Plus, I would have a fast car. Red or black or yellow and so low, that even now I wonder how these cars manage the bumpy streets of your town.

And she by my side. I would marry her, and she would be the prettiest woman in town. Dressed in fashionable clothes. 

What else?

The house—yeah, the garden in front and back.

The church—yeah, no steeples, just an A-frame would be enough, with all sorts of good people in it.

The bank—no need to worry about it. 

Oh, yes. Those were the dreams. Full of hazy images with plenty of fashion, mystique, and soothing feelings. Later, I pondered why such a dream. I was just a kid.

Then, the soapy bubble of pretty and exciting future burst. As I later reflected, all went in different directions—some true, the rest going completely astray. Who could have anticipated it would turn out like that? After all, I had thought about probable outcomes.

Now, I am in our Colorado home. While looking through my cluttered drawer in my desk, a thought passes that, in all honesty, my place belongs just where the clutter is. Such clutter seems to be my addiction. And it dawns on me that the whole matter has little to do with nostalgia or sentiment. 

Today, my dreams connect me with reality, a reality dotted with experiences, happy moments, and occasional tears. My relationships, family ties, emotions, and desires show me that though much has changed, much more needs to change. And my understanding of what I believe and how my faith took me through life connected me far beyond my personal preference. Now, I have my thoughts and desires under the controlling power of Jesus. No change needed there.

Looking back, and pondering the present, my thoughts and life itself continue to change. My life was meant to be different from those childhood dreams. And when in church, I wish to be challenged to move always forward, but without ignoring the present concerns. Like a brief exchange I had with Michael one Sabbath years ago. I asked him, “Why have you stopped going to church with us?” His words were simple. “I would love to be treated as who I am. The Hope church has an ashtray at the entrance. There, we welcome everyone.”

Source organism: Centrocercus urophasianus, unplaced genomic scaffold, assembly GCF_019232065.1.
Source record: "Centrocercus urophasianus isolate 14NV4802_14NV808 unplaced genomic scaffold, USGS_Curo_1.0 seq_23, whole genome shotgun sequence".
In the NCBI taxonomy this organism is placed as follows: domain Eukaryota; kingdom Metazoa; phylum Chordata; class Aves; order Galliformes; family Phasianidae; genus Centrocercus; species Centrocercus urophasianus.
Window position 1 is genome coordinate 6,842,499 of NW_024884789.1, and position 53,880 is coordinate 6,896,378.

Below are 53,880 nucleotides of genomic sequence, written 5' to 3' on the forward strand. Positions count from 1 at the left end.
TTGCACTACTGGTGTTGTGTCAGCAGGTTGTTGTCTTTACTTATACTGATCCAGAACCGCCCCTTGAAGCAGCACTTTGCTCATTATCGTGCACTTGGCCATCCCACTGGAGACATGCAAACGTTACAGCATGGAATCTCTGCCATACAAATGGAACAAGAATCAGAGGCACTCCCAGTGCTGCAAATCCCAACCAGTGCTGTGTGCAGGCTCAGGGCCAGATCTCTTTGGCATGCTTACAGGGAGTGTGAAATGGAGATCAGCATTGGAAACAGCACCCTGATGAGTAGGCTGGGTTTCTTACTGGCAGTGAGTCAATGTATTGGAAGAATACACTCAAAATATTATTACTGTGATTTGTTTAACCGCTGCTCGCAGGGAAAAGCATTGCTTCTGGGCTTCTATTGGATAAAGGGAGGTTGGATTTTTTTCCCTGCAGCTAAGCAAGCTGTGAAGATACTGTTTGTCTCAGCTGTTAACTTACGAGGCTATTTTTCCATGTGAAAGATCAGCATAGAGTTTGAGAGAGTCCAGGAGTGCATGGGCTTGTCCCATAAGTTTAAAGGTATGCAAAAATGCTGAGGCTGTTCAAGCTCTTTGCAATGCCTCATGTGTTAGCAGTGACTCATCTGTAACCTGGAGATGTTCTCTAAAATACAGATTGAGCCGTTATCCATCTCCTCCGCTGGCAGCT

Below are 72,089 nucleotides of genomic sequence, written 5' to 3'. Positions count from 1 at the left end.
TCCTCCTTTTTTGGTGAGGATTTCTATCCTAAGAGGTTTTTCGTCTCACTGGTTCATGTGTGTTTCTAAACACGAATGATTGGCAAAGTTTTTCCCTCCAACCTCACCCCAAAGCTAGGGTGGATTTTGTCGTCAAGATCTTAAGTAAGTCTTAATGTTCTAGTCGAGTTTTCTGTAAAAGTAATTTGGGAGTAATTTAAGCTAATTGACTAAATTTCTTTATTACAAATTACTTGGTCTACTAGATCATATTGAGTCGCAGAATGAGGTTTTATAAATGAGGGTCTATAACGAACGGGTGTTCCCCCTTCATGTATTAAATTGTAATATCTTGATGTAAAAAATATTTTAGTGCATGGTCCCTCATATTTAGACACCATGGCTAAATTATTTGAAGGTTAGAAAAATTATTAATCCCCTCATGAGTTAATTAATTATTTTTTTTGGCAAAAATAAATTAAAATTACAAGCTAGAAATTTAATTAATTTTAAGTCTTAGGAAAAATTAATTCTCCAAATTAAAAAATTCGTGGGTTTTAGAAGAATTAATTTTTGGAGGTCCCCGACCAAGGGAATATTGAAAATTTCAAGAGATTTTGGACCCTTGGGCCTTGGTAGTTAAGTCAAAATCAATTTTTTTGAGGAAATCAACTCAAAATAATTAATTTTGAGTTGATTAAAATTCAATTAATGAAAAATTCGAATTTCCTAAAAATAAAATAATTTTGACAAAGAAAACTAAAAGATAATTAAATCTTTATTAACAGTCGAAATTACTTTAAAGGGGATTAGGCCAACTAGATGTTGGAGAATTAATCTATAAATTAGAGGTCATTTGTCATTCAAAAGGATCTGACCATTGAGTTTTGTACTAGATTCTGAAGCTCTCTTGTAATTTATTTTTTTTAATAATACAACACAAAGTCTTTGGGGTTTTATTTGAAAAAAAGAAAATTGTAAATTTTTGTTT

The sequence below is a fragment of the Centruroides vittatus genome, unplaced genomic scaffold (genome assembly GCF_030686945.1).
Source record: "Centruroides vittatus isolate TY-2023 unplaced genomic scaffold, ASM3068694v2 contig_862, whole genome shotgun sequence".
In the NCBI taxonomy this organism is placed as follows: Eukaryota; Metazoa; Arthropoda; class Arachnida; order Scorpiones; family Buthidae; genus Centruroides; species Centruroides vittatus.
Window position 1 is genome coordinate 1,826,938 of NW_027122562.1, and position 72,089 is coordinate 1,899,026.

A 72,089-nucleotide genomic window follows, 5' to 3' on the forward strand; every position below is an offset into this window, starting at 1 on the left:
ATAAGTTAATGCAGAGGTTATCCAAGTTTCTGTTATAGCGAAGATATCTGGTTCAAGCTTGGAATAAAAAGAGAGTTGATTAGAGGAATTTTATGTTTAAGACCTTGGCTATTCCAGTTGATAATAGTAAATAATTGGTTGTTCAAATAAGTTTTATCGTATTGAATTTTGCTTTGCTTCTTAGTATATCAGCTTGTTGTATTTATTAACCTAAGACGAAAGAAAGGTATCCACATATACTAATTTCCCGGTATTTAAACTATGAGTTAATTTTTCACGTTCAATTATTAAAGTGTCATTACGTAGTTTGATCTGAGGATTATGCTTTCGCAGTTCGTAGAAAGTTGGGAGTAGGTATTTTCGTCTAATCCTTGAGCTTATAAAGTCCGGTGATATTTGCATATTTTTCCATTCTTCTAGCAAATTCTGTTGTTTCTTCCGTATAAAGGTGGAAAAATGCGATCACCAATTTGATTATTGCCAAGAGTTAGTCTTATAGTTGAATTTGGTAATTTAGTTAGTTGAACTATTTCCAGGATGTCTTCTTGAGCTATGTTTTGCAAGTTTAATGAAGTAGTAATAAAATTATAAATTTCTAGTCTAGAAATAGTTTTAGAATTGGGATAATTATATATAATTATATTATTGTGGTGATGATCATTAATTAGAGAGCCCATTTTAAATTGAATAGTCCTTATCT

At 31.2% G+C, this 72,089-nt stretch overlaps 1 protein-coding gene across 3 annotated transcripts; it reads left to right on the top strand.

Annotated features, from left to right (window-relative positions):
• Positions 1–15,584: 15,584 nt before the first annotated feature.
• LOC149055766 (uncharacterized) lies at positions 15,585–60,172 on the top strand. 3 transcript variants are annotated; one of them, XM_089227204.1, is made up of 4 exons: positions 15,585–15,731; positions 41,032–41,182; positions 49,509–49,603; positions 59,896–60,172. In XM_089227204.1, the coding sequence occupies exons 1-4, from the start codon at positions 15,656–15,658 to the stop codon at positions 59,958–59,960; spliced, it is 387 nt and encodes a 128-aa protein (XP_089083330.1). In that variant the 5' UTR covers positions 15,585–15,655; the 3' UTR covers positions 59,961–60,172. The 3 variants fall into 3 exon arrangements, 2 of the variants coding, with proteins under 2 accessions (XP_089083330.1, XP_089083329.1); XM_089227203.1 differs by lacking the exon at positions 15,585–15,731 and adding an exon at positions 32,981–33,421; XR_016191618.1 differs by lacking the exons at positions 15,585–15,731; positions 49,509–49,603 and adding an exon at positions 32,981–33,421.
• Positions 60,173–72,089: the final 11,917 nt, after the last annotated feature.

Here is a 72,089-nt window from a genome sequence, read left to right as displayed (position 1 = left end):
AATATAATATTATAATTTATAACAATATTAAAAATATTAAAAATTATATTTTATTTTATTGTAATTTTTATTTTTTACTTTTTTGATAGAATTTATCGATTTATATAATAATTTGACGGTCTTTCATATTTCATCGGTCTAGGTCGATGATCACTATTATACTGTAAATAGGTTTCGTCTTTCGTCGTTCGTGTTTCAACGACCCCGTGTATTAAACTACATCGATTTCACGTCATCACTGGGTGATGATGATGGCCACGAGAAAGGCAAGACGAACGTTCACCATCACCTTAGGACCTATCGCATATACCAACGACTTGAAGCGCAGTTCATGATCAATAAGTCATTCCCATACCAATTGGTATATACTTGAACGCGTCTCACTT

As a Christian, I am fully awake and aware that though life has its turns, with Christ, I can navigate! And a healthy relationship with God means that I am focusing on him and others more than on me. For with Him, I realize that the world of childhood dreams gives in to the world of mature results. Often different, yet full of meaning.

No need to look for another leading option. No need to be stuck with only one version of religious/church life or the preferred doctrines. You know the truth. Jesus is at my life’s steering wheel!

Rajmund Dabrowski is the RMC communication director and editor of Mountain Views. Email him at: [email protected]

21 Oct

Living For the Other World

“Live holy and godly lives as you look forward to the day of God and speed his coming.” 2 Peter 3:11-12 NIV

I am yet to meet an Adventist Christian who doesn’t have an agenda for present-day Christianity. Often, we are ready to offer advice, and plenty of it–the church shouldn’t do this; the leadership should do that.

“When will they start listening to someone like me?” we frequently hear. We even utter it, too. And we have so much to say.

My recent journey into my personal views on what’s important for my own church led me to the observation that the celibacy of thoughts doesn’t go very far. One needs a partnership with deeds! It is precisely this that I learned by looking into the life of the early Christian church.

It’s amazing what a bit of “dusting off” of one’s spiritual journey can bring out. I discovered that without a vision for the future, my present life offers, at best, illusions of happiness. To illustrate, here are two wise comments.

C S Lewis wrote that “if you read history, you will find that the Christians who did most for the present world were just those who thought most of the next. It is since Christians have largely ceased to think of the other world that they have become so ineffective in this one.”